Once more: congregationalism, authority, and gender

As a very young scholar, I was involved in organising a conference in honour of Colin Gunton’s sixtieth birthday. I commented to Colin over a meal in his favourite Italian restaurant after that conference that we worked in an odd field, where we assumed that the way to honour a colleague was to gather all his closest friends to tell him where he was wrong in public…

I sort-of-knew then, of course, and know much better now, that there is no higher honour anyone can give to our writing than to take it seriously, and critical engagement is the way we take each other most seriously. I have had cause this week to be grateful for a couple of deeply serious interactions with my work: Fred Sanders and Matt Jenson have begun a blog conversation about my Trinity book which is extremely generous in its appreciation (thus far…) and careful and serious in its engagement; I look forward to learning much from their readings and reflections. Fred and I also both feature in the latest edition of Credo Magazine, which is on the doctrine of the Trinity, and which also includes a lengthy article review of my Baptist Theology book by Bobby Jamieson of Nine Marks Ministries – an engagement for which I am equally grateful.

Jamieson is extremely kind in his appreciation of the book, and offers some helpful challenges (He cites statistics on open membership positions amongst SBC churches which are news to me, and which I must follow up; on the other hand, I’m sure I’m right about Spurgeon, but the point does need further defence; …). About a half of his review, however, is taken up with an extensive engagement of my suggestion in the book that Baptists – or other congregationalists – cannot, logically, accept the currently-popular version of ‘gender complementarianism’, because it relies on an account of the location of authority which congregationalism necessarily denies.

I am enormously grateful for the engagement, and find his development of a version of congregationalism which is not susceptible to the charge I make fascinating and very helpful; my instinctive suspicion is that it is something of a departure from Baptist traditions, but we would need to have that argument with recourse to many specific texts, taking each of the manifold varieties of Baptists one by one – I am certainly open to the claim that congregationalism developed differently in North America and Europe, and that I have missed that, for instance. This is real, substantive, critical work, which helps me to see the limitations of my knowledge and imagination and to have a larger view of what is possible in our shared tradition at the end. I am, genuinely, very grateful.

That said, the discussion of gender and ministry in my book ran to less than three pages – of 160pp in the book – and Jamieson is far from the first to highlight it. I will not pretend that it is not a subject I am passionate about – readers of this blog may have noticed – but the point borders on the incidental in this particular text. I knew when I wrote those few paragraphs that they would attract attention out of proportion to their length, of course; I left them there because the point is the best illustration I know of a broader theme of the book.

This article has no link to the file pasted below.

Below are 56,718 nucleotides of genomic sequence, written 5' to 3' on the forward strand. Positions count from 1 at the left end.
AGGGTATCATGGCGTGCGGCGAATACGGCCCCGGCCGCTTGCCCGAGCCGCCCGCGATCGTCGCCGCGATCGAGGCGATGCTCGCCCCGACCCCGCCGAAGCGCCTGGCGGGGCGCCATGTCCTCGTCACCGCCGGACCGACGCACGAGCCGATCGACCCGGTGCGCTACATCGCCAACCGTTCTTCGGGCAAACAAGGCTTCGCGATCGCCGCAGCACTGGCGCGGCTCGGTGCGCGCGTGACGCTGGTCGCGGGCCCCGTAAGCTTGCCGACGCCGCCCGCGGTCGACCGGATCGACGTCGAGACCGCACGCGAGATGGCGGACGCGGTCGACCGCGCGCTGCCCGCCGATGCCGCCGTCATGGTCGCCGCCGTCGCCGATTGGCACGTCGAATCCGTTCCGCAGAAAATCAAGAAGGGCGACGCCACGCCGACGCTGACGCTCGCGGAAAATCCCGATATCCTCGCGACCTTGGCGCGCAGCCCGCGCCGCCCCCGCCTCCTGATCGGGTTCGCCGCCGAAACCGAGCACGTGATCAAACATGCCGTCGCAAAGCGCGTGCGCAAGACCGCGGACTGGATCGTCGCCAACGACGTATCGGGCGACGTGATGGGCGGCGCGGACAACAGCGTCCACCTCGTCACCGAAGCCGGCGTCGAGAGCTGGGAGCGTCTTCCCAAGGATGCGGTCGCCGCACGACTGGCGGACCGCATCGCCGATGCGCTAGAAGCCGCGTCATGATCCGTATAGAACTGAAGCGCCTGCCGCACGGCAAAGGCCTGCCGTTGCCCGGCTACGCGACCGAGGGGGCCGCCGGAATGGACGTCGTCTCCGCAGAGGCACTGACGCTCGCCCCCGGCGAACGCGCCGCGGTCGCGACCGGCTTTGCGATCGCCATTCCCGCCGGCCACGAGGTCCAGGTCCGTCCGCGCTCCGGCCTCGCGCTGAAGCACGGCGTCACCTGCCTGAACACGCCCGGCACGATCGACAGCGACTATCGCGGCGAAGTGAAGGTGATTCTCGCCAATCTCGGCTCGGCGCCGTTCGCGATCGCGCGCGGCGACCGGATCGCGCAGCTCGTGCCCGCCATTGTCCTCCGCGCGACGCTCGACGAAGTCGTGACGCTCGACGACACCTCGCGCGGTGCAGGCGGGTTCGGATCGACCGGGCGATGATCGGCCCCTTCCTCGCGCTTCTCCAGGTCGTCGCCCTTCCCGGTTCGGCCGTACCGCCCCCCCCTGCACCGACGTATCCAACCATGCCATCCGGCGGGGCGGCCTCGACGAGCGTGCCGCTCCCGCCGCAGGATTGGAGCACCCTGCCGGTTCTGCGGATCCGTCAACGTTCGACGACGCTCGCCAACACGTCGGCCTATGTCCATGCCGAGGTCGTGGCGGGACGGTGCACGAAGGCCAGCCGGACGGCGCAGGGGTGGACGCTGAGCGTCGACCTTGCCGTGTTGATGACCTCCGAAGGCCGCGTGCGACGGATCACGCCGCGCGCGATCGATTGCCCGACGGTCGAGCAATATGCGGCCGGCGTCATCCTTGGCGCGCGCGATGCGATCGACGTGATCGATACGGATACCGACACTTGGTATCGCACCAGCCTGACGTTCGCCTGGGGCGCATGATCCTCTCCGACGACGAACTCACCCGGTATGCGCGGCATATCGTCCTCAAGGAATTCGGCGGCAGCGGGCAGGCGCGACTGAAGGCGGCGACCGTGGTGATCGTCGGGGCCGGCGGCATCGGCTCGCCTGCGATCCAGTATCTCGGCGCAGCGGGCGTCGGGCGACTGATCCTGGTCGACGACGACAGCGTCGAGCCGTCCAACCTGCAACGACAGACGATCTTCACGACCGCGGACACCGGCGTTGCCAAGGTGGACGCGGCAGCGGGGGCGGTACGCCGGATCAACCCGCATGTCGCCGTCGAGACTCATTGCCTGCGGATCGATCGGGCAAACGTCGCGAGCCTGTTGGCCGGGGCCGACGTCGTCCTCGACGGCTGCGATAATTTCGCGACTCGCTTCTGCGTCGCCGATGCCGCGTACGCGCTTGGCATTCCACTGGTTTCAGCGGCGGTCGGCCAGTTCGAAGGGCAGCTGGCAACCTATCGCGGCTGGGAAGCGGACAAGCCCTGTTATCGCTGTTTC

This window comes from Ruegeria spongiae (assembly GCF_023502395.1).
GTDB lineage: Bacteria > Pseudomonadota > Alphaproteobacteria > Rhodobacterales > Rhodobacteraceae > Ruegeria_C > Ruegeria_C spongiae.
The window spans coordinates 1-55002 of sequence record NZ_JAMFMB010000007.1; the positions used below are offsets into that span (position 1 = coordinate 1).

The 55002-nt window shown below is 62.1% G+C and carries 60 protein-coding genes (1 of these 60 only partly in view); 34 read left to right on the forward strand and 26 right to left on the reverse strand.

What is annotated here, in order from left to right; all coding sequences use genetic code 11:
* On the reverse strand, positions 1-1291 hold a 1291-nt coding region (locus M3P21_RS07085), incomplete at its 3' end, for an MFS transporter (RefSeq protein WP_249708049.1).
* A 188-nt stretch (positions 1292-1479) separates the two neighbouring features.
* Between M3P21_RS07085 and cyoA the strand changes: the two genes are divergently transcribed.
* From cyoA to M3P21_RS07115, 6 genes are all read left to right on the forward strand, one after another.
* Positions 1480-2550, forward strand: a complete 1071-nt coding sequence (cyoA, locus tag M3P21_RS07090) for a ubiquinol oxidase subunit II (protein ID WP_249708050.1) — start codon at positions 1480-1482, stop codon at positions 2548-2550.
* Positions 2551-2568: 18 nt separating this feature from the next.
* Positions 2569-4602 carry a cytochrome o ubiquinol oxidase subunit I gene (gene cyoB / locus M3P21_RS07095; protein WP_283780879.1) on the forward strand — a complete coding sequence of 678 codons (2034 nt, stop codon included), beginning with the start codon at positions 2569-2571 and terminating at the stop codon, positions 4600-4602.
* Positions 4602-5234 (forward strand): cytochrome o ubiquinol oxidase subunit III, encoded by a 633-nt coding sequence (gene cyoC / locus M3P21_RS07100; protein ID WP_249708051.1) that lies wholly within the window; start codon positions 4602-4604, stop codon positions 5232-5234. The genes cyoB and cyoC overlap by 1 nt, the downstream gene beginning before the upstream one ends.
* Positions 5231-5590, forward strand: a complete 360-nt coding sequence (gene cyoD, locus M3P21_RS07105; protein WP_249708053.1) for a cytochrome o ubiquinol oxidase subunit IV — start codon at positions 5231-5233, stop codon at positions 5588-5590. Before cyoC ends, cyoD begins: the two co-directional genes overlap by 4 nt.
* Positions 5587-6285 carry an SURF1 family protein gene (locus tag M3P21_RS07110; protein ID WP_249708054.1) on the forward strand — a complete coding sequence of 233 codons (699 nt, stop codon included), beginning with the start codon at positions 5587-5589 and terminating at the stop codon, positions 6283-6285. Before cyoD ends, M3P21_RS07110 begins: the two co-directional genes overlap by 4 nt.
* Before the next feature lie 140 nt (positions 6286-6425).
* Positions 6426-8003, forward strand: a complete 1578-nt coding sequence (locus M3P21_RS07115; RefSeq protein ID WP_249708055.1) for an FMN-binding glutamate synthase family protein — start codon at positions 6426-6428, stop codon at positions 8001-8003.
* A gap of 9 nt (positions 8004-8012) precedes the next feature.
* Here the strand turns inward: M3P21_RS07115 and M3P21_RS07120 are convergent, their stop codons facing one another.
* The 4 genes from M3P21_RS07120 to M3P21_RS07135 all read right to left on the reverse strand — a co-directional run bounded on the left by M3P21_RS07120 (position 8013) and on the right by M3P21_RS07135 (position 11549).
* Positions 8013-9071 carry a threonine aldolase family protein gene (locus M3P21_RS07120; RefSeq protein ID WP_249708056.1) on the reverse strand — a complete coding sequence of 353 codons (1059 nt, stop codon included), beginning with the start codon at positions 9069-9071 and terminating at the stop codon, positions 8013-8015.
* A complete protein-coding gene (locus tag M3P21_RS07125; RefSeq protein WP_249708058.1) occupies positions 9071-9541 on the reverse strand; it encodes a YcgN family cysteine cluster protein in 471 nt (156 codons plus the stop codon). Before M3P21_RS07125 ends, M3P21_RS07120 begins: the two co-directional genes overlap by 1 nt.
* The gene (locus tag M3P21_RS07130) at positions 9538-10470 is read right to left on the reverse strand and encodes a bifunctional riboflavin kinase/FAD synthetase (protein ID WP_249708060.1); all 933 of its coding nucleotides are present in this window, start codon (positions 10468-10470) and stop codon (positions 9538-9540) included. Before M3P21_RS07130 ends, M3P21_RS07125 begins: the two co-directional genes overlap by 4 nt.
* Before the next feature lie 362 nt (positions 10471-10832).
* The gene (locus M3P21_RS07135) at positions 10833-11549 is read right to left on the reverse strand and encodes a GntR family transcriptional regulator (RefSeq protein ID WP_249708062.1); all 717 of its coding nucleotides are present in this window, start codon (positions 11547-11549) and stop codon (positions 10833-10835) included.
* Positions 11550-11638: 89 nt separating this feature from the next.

As Jamieson notices, I try to sketch a ‘middle way’ between maximalist and minimalist accounts of Baptist distinctiveness. The core of that ‘middle way’ is to insist that Baptists are distinctive only in our ecclesiology, but then to suggest that our ecclesiology is sufficiently different that it echoes around the whole of theology, imposing itself in surprising ways in a whole host of places. I suggested that one of those places was the currently popular defence of ‘gender complementarianism,’ which turns extensively on notions of authority. Baptists have different ideas about where authority is found, and how it operates, in the church, I suggested, and so many of these recent arguments, which work perfectly well in presbyterian and episcopal polities, cannot work for congregationalists like Baptists.

In this I assumed a piece of work I have begun to do, but not yet published, concerning shifting evangelical justifications for ‘complementarian’ positions. the ‘headship-authority’ defence is, I think, actually very new – a couple of decades or so old. There were several identifiable waves of previous defences, which all worked much better within a Baptist ecclesiology. So my point, and I hope I made it clear, was never that Baptists could not be ‘complementarians’ – I think we should not, but that is a different argument – rather, I sought to argue that the currently-popular form of ‘complementarianism’ was not available to Baptists, and that this was interesting not in itself, but because it illustrated the way our particular ecclesiological commitments have far-reaching theological implications.

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